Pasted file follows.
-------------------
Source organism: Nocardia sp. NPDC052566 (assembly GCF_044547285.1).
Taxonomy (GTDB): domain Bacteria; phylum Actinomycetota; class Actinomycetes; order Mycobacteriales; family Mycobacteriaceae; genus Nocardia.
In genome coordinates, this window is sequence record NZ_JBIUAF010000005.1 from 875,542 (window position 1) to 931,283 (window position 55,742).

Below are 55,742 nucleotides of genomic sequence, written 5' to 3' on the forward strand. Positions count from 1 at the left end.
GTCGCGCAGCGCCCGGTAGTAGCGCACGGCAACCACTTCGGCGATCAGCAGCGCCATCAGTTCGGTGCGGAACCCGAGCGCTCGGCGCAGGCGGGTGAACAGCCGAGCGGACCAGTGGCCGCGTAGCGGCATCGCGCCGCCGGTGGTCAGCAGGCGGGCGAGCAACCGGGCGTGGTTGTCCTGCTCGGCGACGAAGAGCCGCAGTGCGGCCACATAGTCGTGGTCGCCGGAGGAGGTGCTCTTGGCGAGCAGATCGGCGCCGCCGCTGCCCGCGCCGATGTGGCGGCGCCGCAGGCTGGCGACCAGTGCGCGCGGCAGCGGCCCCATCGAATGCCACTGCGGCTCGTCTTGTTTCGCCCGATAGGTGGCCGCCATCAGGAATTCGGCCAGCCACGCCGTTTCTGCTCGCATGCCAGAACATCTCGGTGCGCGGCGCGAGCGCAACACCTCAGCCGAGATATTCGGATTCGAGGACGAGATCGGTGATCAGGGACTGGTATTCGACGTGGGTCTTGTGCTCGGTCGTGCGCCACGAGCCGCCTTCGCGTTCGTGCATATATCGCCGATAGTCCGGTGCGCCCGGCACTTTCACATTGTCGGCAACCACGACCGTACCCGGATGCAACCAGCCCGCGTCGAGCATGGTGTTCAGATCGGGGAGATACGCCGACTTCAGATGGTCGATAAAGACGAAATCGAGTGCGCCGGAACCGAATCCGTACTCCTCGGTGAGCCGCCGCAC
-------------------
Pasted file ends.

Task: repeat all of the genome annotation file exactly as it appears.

Source organism: Nocardia sp. NPDC052566 (assembly GCF_044547285.1).
Taxonomy (GTDB): domain Bacteria; phylum Actinomycetota; class Actinomycetes; order Mycobacteriales; family Mycobacteriaceae; genus Nocardia.
In genome coordinates, this window is sequence record NZ_JBIUAF010000005.1 from 875,542 (window position 1) to 931,283 (window position 55,742).

Below are 55,742 nucleotides of genomic sequence, written 5' to 3' on the forward strand. Positions count from 1 at the left end.
GTCGCGCAGCGCCCGGTAGTAGCGCACGGCAACCACTTCGGCGATCAGCAGCGCCATCAGTTCGGTGCGGAACCCGAGCGCTCGGCGCAGGCGGGTGAACAGCCGAGCGGACCAGTGGCCGCGTAGCGGCATCGCGCCGCCGGTGGTCAGCAGGCGGGCGAGCAACCGGGCGTGGTTGTCCTGCTCGGCGACGAAGAGCCGCAGTGCGGCCACATAGTCGTGGTCGCCGGAGGAGGTGCTCTTGGCGAGCAGATCGGCGCCGCCGCTGCCCGCGCCGATGTGGCGGCGCCGCAGGCTGGCGACCAGTGCGCGCGGCAGCGGCCCCATCGAATGCCACTGCGGCTCGTCTTGTTTCGCCCGATAGGTGGCCGCCATCAGGAATTCGGCCAGCCACGCCGTTTCTGCTCGCATGCCAGAACATCTCGGTGCGCGGCGCGAGCGCAACACCTCAGCCGAGATATTCGGATTCGAGGACGAGATCGGTGATCAGGGACTGGTATTCGACGTGGGTCTTGTGCTCGGTCGTGCGCCACGAGCCGCCTTCGCGTTCGTGCATATATCGCCGATAGTCCGGTGCGCCCGGCACTTTCACATTGTCGGCAACCACGACCGTACCCGGATGCAACCAGCCCGCGTCGAGCATGGTGTTCAGATCGGGGAGATACGCCGACTTCAGATGGTCGATAAAGACGAAATCGAGTGCGCCGGAACCGAATCCGTACTCCTCGGTGAGCCGCCGCAC